A former University of Tennessee student convicted of hacking the e-mail account of former Alaskan Governor Sarah Palin during the 2008 presidential campaign has begun his one-year sentence in an unfenced federal prison camp in Kentucky, authorities said Thursday.
According to a statement issued by spokesman for the Federal Bureau of Prisons, 23-year-old David Kernell reported at the minimum security camp in Ashland, Kentucky on January 10 to begin serving out his sentence.

Kernel's imprisonment at the Kentucky prison camp came despite a recommendation by sentencing Judge Thomas Phillips that he should serve out his term at a halfway house to reflect the "unique circumstances" of the case.
In his ruling made in November, Federal Judge Thomas W. Phillips had recommended that David Kernell be allowed to serve out his time at the Midway Rehabilitative Center on Magnolia Avenue in Knoxville, a half way house located near the college where Kernell took classes this summer.
In addition to the 1-year prison sentence, Judge Phillips also ordered Kernell, who was a 20-year-old student at the University of Tennessee when he committed the crime, to get mental health treatment. Kernel had turned himself over to authorities in October 2008.
The judge, however, rejected the prosecution's demand for an 18-month sentence for Kernell, who apologized to Palin and her family after his sentencing. His lawyers had earlier argued that the offense committed by their client was a youthful prank.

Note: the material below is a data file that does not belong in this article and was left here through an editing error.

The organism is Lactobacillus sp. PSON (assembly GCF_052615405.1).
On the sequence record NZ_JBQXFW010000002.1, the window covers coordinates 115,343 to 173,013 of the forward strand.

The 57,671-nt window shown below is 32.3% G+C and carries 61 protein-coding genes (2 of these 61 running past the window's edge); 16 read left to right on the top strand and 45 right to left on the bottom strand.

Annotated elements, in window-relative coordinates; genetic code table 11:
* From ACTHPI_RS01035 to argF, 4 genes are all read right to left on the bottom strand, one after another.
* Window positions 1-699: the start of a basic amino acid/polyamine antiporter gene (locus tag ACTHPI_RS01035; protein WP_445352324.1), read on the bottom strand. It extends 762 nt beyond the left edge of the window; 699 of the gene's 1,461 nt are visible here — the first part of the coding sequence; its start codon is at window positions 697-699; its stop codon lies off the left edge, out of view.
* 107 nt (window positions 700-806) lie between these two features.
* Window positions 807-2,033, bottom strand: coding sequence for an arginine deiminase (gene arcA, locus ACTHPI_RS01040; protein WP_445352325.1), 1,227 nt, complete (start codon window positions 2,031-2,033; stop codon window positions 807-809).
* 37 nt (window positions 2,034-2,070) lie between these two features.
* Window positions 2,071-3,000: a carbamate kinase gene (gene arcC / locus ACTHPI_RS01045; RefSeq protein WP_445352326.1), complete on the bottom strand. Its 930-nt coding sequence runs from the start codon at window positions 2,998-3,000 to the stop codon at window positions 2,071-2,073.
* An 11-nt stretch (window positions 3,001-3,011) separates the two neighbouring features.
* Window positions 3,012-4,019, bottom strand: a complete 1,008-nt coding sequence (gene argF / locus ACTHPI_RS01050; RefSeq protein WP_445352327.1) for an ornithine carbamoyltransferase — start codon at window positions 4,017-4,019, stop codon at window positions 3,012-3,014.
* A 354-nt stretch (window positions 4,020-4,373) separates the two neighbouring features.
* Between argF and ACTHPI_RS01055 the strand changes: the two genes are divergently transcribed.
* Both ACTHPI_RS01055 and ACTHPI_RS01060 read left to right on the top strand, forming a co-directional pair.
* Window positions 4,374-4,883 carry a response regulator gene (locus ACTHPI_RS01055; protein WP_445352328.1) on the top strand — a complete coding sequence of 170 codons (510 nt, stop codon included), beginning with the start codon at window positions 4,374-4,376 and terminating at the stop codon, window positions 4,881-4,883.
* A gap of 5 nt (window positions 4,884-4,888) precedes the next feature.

Despite the judge's recommendation, it was up to the Bureau of Prisons to decide whether David Kernell, the son of Tennessee Democratic state representative Mike Kernell, should be allowed to serve out his time at a halfway house.
The sentencing on November 12 came seven months after a federal jury convicted Kernell after finding him guilty of hacking into the email account of Sarah Palin during the 2008 presidential campaign when she was the Republican vice presidential nominee.
In April 2010, the jury had found David C. Kernell guilty of "felony destruction of records to hamper a federal investigation and misdemeanor unlawfully obtaining information from a protected computer." They, however, acquitted Kernell of wire fraud charges.
Palin, who had taken the stand to testify against Kernell, claimed in her testimony that Kernell had compromised the way she communicated with her family during the 2008 elections by his irresponsible actions.
Soon after Kernell was convicted in April, Palin posted a statement on her website, thanking the jury and the prosecutors for making sure that the hacker received the deserved punishment for hacking into somebody's private e-mail account.
"Besides the obvious invasion of privacy and security concerns surrounding this issue, many of us are concerned about the integrity of our country's political elections. America's elections depend upon fair competition," Palin said in the statement.
"Violating the law, or simply invading someone's privacy for political gain, has long been repugnant to Americans' sense of fair play. As Watergate taught us, we rightfully reject illegally breaking into candidates' private communications for political intrigue in an attempt to derail an election," she added.



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